Crime

She’s in prison for a deadly DUI crash. Now SLO woman is appealing the verdict

Jessica Lea Allred and her attorney, Patrick Fisher, listen to witness testimony during Allred’s trial on felony charges of gross vehicular manslaughter and driving under the influence in an April 2016 crash that killed 56-year-old Santa Margarita resident Denise Fox.
Jessica Lea Allred and her attorney, Patrick Fisher, listen to witness testimony during Allred’s trial on felony charges of gross vehicular manslaughter and driving under the influence in an April 2016 crash that killed 56-year-old Santa Margarita resident Denise Fox. jjohnston@thetribunenews.com

A former San Luis Obispo Obispo resident is appealing her conviction last month of vehicular manslaughter while intoxicated for a 2016 crash on Highway 58 that killed resident Denise Fox.

Jessica Lea Allred, 25, is serving a sentence of four years in state prison and is currently being housed at the Central California Women’s Facility in Chowchilla, according to the California Department of Corrections and Rehabilitation.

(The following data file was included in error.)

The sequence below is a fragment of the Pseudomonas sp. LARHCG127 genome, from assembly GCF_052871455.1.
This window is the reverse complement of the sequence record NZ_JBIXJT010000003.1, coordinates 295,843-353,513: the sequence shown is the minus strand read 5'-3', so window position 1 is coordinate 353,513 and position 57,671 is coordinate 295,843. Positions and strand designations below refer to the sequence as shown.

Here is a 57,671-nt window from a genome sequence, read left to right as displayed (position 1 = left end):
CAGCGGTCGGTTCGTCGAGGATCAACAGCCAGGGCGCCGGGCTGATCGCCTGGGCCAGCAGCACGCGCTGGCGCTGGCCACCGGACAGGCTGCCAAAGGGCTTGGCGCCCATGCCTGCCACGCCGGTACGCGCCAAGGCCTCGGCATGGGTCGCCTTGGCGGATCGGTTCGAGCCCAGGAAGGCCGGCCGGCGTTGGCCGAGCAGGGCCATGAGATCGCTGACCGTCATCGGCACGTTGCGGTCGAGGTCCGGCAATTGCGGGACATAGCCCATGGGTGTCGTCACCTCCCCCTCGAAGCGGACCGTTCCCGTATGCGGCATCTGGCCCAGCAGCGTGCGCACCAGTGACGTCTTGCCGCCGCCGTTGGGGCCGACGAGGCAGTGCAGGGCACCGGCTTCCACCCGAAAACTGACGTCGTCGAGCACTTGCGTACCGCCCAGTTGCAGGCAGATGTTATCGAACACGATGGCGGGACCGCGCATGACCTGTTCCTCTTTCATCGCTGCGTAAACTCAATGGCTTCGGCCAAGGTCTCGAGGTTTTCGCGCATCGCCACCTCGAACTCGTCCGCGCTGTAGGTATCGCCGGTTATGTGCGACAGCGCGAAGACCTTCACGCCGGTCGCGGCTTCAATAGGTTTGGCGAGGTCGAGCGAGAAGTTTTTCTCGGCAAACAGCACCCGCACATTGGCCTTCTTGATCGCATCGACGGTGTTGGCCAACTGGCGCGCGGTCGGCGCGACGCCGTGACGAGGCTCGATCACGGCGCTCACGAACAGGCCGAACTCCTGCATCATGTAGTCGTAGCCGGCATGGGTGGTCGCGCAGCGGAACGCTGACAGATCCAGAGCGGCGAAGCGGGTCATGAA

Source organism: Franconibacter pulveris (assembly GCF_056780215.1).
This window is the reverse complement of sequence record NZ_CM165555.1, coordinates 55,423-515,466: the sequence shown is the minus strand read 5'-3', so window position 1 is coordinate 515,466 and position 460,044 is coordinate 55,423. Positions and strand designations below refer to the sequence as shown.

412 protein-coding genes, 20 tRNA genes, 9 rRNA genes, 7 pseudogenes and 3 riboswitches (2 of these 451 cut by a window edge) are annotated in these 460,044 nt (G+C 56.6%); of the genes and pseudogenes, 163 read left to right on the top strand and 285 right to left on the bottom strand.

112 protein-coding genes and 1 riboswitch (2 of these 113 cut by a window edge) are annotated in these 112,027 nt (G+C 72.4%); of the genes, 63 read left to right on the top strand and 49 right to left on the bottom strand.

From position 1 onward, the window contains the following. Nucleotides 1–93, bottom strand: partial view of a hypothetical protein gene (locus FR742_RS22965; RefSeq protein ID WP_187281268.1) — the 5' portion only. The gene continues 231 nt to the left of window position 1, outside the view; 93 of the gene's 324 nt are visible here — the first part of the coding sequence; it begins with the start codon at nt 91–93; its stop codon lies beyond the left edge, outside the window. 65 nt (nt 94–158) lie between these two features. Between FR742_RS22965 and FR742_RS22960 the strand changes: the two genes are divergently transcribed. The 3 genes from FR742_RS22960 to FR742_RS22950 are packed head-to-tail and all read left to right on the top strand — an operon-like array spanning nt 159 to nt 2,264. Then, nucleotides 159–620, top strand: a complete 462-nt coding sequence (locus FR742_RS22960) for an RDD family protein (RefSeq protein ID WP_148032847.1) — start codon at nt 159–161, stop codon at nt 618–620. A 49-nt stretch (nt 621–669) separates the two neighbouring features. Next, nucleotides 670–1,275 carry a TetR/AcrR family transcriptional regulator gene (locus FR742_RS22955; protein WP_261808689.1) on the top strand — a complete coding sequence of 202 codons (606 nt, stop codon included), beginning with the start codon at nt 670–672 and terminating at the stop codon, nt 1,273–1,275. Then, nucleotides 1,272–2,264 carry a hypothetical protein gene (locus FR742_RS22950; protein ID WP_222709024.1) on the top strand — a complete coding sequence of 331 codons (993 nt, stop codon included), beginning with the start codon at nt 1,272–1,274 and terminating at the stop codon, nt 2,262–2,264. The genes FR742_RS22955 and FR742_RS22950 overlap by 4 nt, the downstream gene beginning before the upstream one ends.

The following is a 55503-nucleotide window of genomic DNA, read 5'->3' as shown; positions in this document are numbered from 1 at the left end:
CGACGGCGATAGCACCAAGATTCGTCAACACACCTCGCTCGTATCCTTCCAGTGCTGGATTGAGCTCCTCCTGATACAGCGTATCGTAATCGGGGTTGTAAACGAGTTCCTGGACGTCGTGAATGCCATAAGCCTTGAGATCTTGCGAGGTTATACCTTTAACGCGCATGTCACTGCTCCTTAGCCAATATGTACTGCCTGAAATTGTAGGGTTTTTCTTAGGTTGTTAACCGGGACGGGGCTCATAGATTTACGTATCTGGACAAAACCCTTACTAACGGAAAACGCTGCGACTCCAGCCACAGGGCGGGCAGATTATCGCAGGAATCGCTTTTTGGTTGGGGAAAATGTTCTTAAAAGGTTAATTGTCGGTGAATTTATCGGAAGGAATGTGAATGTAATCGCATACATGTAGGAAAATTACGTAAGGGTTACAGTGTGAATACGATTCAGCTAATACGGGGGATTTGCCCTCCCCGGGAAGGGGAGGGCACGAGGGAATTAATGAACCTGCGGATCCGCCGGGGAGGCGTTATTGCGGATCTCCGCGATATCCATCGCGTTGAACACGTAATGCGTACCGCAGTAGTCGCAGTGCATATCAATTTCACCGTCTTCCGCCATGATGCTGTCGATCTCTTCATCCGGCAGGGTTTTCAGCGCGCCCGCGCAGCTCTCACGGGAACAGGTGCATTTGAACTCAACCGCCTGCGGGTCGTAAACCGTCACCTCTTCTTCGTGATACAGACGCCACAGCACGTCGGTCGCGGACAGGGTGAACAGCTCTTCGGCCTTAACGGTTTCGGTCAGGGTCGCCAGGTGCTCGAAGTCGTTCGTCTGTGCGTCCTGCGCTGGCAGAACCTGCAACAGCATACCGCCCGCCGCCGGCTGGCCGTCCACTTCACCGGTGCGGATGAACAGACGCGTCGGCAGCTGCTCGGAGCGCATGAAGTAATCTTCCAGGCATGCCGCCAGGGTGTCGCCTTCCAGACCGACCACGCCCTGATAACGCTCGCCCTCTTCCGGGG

Allred filed a notice of appeal in the 2nd District Court of Appeals on Thursday, which begins the process of appointing her a new attorney and gathering her discovery and transcripts of her trial.

It is unclear at this point what her alleged grounds for appeal are; specific allegations will be detailed in a subsequent court filing.

Fox
Denise Fox was killed April 30, 2016, in a head-on collision near Santa Margarita. Here, Fox is pictured with her nieces in an undated photo. Courtesy photo

No further information about her appellate case was available Thursday.

Allred was returning to San Luis Obispo on Highway 58 after attending the Pozo Stampede event at the Pozo Saloon on April 30, 2016, when she crossed the solid double-yellow line in her 1999 Saturn and collided head-on with a 1996 Toyota driven by Fox.

Fox, 56, was pronounced dead at the scene, with the cause of death ruled as severe blunt force trauma injuries. Allred suffered two fractured ankles and a compound fracture in her leg and was taken to the emergency room at Sierra Vista Regional Medical Center, where a blood test examined by a Sheriff’s Office lab technician came back with a 0.17 blood alcohol content. The legal limit to drive is 0.08.

During her trial, Allred’s attorney, Patrick Fisher, raised several questions about the legitimacy of Allred’s blood test. Following conflicting testimony from people involved in the blood draw, Fisher argued that the sample was mishandled and showed a falsely elevated blood alcohol level.

Jurors rejected that defense, returning the guilty verdict after less than one full day of deliberations.

Matt Fountain 781-7909, @mattfountain1

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